Roads of Deforestation in Brazil: How soya and cattle are destroying the Amazon with the help of the IF

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In Brazil, in the past 60 years, soya agriculture has expanded from nought to over 21 million hectares of cultivated land. Soya cultivation was initiated in the more arid Southern states of Brazil, but has now extended to the central and western areas, encroaching principally upon the cerrado (the Latin American savannah woodland) and to a lesser extent the Amazon Rainforest. Driving the expansion of soya agriculture, amongst others, has been the huge expansion of cattle ranching in Brazil, primarily in the states of Mato Grosso, Pará and Rondônia. The number of head of cattle has increased from 26 million in 1990 to 164 million in 2004.The International Finance Corporation (IFC) has been very recently involved directly both in the expansion of soya and cattle ranching in Brazil.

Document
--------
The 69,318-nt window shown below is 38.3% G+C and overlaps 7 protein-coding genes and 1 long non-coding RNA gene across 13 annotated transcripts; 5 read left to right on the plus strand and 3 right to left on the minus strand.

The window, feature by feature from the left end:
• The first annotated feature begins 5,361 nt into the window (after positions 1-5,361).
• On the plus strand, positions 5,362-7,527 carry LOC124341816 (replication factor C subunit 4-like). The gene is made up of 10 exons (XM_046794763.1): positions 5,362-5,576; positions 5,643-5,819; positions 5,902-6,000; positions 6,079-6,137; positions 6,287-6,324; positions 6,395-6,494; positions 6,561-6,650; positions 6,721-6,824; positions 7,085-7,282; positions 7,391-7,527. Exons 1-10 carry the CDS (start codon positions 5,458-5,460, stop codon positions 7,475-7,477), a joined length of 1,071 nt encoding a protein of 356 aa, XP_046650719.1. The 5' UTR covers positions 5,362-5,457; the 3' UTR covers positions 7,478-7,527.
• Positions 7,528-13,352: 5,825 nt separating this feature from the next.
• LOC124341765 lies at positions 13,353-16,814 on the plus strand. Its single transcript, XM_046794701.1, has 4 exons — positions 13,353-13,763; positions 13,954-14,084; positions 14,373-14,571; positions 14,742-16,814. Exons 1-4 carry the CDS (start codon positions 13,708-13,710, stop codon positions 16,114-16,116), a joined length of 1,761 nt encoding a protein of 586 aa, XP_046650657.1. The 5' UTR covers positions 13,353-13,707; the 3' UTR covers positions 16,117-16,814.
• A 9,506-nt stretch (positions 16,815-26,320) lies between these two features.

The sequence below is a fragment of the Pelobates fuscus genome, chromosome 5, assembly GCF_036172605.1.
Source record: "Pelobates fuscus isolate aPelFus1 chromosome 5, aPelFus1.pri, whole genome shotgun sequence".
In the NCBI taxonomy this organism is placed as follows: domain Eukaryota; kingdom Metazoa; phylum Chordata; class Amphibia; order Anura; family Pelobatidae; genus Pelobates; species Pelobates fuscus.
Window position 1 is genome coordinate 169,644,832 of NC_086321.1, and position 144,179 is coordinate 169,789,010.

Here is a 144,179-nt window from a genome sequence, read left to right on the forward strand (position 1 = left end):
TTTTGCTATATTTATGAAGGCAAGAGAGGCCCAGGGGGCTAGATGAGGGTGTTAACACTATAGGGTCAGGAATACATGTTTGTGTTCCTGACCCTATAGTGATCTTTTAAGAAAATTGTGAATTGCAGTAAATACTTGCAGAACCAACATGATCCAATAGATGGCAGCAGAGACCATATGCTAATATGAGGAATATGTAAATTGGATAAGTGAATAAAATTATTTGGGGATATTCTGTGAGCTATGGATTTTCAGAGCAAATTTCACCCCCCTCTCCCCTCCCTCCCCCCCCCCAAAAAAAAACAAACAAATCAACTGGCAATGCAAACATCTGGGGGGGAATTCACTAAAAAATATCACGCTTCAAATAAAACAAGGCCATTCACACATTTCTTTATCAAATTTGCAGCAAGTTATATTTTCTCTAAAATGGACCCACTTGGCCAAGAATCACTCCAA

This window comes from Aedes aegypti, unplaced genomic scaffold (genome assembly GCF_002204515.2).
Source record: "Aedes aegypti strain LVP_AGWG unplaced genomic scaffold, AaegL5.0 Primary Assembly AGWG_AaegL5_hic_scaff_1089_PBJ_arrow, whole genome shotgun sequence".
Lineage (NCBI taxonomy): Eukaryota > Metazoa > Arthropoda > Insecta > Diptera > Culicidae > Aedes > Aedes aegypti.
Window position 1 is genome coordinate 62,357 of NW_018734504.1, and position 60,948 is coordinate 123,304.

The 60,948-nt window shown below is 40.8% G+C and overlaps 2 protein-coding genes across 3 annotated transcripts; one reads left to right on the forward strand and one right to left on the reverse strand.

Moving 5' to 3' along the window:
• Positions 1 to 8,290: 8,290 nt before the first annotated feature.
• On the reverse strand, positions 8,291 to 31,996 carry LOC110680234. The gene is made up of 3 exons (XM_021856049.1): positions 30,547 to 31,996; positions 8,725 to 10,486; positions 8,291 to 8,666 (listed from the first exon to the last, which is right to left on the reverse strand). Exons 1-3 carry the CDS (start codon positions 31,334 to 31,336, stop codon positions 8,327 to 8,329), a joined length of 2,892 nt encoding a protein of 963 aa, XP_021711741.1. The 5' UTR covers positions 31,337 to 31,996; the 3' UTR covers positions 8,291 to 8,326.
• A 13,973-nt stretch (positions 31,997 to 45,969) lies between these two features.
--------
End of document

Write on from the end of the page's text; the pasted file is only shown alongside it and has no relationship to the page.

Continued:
Cattle ranching has traditionally been understood as the leading cause of deforestation in the Amazon, however soya cultivation now comes a close second, and the two combined have resulted in the clearance of 80 million hectares of land in Brazil to this date (which is roughly equivalent to 10% of Brazil’s total area).

In 2003, the Centre for International Forestry Research (CIFOR), released a report highlighting how the main cause of deforestation in Brazil was the rapid expansion of cattle pasture – the Hamburger Connection all over again. It found that between 1997 and 2003, Brazilian beef export increased fivefold, and that, in 2003, for the first time, growth in Brazilian cattle production - 80% of which is in the Amazon - was export driven.